Drupal 6

Updated: Sun, Jul 27, 2008 - 8:25am

So, I just set up this website to keep track of all the open-source software things that I think about and do. Of course, I would never dream of setting up a blog site using software other than Drupal. At my work, and as favors or volunteer work, I've set up a number of webpages using Drupal. It provides the best of a content-management system, and a "web application framework". A website running Drupal can be made into almost anything. There's user-contributed modules for a staggering number of purposes, and it is very easy to build upon work that's out there, to create new modules for your special purposes. Therefore, I think that the Drupal project is significant as a place to collect all the work that is done in the area of web applications.
But in all the work I've done with Drupal in the past, I've always been using version 5.x. Drupal 5 was the one that was out when the popularity of Drupal really exploded. From the legends I've been hearing, this is in part due to the increased flexibility that it offered over previous versions.
Of course, we can't stay with Drupal 5 forever. Module-writers found that the Drupal 5 API lacked some of the features they wanted (one example I've run into: Drupal 5 doesn't allow us to write modules that affect people's access to individual menu items). So, of course, development of the core of Drupal has continued, and Drupal 6 is now out, and has been since February.
What happened, though, is that a large portion of this staggering array of user-contributed modules was written to interface with Drupal 5. Now that the API has changed, the community is faced with the task of adding Drupal 6 support to all the cool, useful, or indispensable modules that they've come to depend on. And this is happening much too slowly, in my opinion.
Of course, how could this not be the case? All these cool, useful, or indispensable modules are written by a highly heterogeneous group of people, each with different goals and requirements. They don't need your stinkin' release schedule.
It's also a chicken-and-egg problem. Lots of modules are set up to depend on one another, and so it's difficult to motivate people to add Drupal 6 support to theirs before all the other modules do it too.
So I just set up my blog to use Drupal 6. I did this not because I thought it was the best choice for me. Rather, I did it for two reasons:

  1. I wanted to evaluate Drupal 6. I often find myself in the position of recommending software to people, so I want to stay informed.
  2. I want to help 'em out. I find that when I use open-source software, the open-source software I use tends to improve. If I'm being driven crazy by a missing feature or a bug, I sometimes pitch in and write a patch. And the times that I don't do this, I want to. I'm hoping that by my using Drupal 6, I can help speed us along, because I will update the modules I want to use.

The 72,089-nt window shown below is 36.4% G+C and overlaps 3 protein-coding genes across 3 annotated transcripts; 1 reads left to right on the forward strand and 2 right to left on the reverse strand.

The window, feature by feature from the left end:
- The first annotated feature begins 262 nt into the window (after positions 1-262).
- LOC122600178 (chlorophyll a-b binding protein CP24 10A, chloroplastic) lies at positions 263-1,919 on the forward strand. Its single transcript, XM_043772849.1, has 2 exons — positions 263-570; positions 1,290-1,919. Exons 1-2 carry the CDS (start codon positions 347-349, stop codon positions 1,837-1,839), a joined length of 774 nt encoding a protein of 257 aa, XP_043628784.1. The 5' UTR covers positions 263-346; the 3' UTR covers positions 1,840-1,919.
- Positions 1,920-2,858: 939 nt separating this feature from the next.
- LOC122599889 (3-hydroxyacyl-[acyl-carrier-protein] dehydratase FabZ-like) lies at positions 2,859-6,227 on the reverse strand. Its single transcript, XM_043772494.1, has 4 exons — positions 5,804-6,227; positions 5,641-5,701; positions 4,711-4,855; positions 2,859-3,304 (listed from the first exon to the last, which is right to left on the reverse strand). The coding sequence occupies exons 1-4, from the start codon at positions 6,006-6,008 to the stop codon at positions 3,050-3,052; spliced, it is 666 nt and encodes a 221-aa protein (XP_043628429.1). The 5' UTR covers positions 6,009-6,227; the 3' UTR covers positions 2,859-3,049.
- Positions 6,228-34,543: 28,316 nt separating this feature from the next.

So here's what I've found so far.

The State Of Things

So, almost all the modules I used were in "release candidate", alpha, beta, or "dev" (without an official release) state for Drupal 6. What I would think would be embarassingly, this includes some of the essential modules without which it does not make sense to run Drupal. This includes Views, CCK, Date, Image, and TinyMCE Integration (TinyMCE for Drupal 6 doesn't support the uploading of Images through the Image module. See http://drupal.org/node/245799). In fact, some of these thing demand that you use the latest cvs snapshot of other modules, or of Drupal core itself.
Also, I'm sure there are many cool modules that I'd like to use on my site that don't yet have Drupal 6 support. Since I haven't spent a lot of time customizing this site yet, I'm not exactly sure what I want it to do. But one that I've come up on already is Autosave.
Hopefully, some of these things will make it into my issue queue.

And another thing

I just realized another reason that this transition is happening so slowly: almost all these module maintainers decided that, rather than straightforwardly port their modules to Drupal 6, this would be the best time to implement all those "wildest-fantasy" features that they've been wanting. Like, "Man, if I had it to do over again, I would've made Views like this."
So we have the conflation of two upgrades here: Drupal 6 compatibility, and enormous rewrites for new features. There's no inherent reason that these things have to block on each other, but the maintainers decided to do it anyway. That's why we have to wait so long for Drupal 6 to become stable.
If it was me, I would've simply ported forward the old module, and then later made all the changes that I'd ever wanted to make. | So, I just set up this website to keep track of all the open-source software things that I think about and do. Of course, I would never dream of setting up a blog site using software other than Drupal. At my work, and as favors or volunteer work, I've set up a number of webpages using Drupal. It provides the best of a content-management system, and a "web application framework". A website running Drupal can be made into almost anything.

Update - I couldn't take it

I couldn't take it. I did my site in Drupal 5 instead. I would love to contribute to all this Drupal 6 business, but you can't really run a Drupal 6 website yet. So if I'm going to help out these modules, it means that I have to go out of my way to develop for them, which means it's probably not going to happen. That makes me sad. Maybe in a few months or so, things will have stabilized enough that I can jump over and start to help out. We'll see.

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